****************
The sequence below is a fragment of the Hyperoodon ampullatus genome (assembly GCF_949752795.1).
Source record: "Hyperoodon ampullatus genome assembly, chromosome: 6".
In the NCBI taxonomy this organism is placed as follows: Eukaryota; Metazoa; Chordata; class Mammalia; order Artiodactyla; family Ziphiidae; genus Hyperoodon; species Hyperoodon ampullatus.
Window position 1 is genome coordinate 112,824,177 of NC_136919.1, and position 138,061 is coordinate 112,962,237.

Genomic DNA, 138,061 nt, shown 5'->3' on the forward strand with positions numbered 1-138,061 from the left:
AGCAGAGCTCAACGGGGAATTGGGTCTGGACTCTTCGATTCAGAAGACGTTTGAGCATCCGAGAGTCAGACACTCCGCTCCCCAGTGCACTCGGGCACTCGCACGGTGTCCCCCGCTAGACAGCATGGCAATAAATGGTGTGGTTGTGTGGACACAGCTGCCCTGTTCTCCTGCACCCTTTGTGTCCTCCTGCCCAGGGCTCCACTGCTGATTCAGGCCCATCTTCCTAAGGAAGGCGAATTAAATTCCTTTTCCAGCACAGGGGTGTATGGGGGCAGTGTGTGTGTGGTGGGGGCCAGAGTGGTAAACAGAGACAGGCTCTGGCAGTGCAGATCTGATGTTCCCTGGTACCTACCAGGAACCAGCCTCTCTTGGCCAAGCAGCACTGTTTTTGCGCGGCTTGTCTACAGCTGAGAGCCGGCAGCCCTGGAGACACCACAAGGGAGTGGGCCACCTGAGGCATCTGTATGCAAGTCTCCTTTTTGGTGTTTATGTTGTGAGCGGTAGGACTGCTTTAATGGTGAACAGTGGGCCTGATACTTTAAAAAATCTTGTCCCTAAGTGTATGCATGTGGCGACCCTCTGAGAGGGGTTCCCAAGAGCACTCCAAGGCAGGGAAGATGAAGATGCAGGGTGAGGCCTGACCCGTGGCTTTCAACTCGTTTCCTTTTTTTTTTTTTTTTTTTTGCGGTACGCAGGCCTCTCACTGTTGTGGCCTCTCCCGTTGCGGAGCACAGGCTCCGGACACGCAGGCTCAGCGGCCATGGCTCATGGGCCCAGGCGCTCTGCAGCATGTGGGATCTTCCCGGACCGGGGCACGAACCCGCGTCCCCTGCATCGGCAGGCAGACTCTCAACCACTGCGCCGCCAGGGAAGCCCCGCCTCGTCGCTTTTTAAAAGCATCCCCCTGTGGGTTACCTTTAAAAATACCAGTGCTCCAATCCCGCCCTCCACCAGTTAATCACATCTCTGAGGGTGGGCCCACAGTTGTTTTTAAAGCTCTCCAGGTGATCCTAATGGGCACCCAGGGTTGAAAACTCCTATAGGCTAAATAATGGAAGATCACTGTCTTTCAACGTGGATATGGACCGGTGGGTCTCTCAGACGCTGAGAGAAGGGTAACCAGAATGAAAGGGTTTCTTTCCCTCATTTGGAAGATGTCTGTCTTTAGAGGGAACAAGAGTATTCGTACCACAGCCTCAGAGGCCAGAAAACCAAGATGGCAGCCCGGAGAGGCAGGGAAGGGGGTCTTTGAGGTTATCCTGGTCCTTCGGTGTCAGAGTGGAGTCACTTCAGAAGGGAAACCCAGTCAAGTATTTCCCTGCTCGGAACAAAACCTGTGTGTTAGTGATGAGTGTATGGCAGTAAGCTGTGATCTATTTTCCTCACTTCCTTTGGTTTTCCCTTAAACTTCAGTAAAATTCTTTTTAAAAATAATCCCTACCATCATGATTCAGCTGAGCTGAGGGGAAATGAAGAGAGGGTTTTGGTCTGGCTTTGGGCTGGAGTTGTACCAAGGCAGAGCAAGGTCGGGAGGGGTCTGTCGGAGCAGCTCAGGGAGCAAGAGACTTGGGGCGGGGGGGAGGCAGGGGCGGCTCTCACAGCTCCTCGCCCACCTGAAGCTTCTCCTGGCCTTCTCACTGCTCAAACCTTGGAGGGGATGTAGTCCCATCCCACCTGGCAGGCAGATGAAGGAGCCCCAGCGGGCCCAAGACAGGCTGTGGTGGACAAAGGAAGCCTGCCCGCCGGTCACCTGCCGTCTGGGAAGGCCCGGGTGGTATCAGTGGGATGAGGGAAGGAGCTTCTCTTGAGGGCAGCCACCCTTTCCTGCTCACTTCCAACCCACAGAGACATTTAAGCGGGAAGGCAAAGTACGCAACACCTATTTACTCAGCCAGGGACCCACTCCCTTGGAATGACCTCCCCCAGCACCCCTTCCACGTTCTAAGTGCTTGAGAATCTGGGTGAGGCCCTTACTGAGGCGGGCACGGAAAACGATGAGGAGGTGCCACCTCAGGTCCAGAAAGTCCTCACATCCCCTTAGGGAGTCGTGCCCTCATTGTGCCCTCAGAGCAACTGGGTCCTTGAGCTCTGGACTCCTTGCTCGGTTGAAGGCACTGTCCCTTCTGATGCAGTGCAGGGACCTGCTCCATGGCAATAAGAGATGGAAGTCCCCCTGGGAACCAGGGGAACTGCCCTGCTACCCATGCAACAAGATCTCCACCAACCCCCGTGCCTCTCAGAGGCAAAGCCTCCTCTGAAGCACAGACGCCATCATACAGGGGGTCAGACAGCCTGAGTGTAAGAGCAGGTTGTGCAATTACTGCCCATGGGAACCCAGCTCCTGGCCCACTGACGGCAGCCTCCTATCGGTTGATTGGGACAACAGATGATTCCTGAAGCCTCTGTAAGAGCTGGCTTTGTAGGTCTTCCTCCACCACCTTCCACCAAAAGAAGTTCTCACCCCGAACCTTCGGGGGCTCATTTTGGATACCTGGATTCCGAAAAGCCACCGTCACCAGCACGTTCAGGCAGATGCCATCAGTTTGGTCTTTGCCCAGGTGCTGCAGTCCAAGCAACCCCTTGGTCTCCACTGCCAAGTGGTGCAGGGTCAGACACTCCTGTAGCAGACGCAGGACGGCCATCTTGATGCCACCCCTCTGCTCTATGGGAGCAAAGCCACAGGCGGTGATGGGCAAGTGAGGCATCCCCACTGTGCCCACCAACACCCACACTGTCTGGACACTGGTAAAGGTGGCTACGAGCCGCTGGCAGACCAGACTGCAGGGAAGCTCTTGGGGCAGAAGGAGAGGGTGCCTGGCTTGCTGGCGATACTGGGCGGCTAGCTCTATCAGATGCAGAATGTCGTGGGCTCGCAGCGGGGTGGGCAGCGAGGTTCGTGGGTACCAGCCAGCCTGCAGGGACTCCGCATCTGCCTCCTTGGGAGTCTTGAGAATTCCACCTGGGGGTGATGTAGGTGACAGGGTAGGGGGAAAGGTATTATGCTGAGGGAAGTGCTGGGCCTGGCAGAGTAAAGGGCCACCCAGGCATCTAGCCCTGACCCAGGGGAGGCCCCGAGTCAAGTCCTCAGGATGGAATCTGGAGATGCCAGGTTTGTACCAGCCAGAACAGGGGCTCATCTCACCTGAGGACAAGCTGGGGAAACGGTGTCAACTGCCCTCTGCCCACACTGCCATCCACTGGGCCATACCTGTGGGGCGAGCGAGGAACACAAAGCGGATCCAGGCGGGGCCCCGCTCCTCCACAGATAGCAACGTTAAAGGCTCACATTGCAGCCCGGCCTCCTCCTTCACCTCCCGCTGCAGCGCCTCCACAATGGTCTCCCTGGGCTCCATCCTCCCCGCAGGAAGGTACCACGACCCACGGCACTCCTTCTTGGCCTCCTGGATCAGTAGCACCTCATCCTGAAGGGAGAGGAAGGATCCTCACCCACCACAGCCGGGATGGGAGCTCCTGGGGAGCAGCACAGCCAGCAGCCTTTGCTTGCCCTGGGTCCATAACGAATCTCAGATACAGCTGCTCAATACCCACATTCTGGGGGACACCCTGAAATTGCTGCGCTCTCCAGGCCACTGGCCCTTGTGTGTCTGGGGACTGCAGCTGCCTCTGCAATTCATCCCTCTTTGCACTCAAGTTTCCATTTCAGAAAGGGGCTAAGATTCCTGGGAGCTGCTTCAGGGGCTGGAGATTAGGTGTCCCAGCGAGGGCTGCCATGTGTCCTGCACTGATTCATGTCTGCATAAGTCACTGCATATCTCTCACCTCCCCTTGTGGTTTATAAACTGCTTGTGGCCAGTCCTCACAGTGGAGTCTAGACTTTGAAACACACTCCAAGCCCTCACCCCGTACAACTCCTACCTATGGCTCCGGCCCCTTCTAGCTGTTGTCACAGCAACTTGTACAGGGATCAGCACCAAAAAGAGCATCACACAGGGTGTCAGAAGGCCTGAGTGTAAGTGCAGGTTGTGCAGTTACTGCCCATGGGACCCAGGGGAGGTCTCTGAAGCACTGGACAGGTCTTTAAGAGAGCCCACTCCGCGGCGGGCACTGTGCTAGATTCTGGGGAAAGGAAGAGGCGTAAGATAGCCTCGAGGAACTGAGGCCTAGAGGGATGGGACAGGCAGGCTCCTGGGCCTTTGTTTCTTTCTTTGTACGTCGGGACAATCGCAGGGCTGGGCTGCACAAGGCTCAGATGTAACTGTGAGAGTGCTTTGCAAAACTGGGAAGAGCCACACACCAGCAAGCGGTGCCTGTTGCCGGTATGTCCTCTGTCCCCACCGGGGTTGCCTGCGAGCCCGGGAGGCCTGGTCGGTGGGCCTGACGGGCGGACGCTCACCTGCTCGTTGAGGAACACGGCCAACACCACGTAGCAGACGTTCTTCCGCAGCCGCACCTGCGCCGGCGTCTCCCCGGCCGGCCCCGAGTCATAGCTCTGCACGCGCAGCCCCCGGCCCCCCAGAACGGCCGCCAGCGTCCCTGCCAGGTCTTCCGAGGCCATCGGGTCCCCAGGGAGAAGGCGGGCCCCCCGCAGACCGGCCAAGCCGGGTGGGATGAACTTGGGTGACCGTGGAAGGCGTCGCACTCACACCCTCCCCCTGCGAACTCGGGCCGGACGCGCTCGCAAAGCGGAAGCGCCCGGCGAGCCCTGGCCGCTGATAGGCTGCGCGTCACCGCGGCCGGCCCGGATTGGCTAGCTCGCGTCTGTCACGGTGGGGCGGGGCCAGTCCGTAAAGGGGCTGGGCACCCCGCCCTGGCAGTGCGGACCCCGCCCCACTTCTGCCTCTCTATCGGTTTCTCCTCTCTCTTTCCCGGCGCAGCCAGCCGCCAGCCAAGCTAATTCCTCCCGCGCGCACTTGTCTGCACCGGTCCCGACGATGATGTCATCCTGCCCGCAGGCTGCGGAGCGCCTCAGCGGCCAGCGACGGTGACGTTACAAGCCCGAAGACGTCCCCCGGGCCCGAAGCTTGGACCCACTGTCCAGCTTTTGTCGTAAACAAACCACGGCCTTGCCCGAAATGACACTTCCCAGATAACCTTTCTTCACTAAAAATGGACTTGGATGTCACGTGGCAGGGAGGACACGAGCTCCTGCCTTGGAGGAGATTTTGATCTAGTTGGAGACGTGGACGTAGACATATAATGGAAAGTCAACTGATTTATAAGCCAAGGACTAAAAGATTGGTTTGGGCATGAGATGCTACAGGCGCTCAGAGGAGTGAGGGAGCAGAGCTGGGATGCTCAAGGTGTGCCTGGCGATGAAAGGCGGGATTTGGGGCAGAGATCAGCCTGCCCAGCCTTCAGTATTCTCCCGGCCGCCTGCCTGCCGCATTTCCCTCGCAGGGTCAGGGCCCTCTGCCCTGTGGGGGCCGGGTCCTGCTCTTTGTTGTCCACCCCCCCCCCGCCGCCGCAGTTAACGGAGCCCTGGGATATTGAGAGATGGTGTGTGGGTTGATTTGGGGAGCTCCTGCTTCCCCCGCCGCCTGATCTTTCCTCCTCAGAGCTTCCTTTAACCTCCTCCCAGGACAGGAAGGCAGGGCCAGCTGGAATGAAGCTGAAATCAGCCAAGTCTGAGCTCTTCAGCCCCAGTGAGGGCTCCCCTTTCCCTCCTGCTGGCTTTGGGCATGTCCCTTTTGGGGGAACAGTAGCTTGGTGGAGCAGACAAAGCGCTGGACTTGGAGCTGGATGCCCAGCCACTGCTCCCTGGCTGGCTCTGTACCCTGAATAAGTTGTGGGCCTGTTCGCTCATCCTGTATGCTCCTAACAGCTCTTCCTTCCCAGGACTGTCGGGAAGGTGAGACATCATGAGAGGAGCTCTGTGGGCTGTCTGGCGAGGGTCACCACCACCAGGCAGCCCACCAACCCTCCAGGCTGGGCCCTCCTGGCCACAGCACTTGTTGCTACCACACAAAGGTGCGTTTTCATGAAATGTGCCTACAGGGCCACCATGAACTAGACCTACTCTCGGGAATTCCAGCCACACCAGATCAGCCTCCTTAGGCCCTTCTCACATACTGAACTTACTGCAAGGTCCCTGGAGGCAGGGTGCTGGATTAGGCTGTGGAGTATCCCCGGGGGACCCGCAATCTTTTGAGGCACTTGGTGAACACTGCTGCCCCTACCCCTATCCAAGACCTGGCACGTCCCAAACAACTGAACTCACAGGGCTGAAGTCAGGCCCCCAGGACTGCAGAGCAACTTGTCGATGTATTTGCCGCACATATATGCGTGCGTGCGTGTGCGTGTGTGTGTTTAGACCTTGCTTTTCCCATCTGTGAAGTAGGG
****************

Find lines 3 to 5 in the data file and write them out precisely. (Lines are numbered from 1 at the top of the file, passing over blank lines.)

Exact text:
In the NCBI taxonomy this organism is placed as follows: Eukaryota; Metazoa; Chordata; class Mammalia; order Artiodactyla; family Ziphiidae; genus Hyperoodon; species Hyperoodon ampullatus.
Window position 1 is genome coordinate 112,824,177 of NC_136919.1, and position 138,061 is coordinate 112,962,237.

Genomic DNA, 138,061 nt, shown 5'->3' on the forward strand with positions numbered 1-138,061 from the left: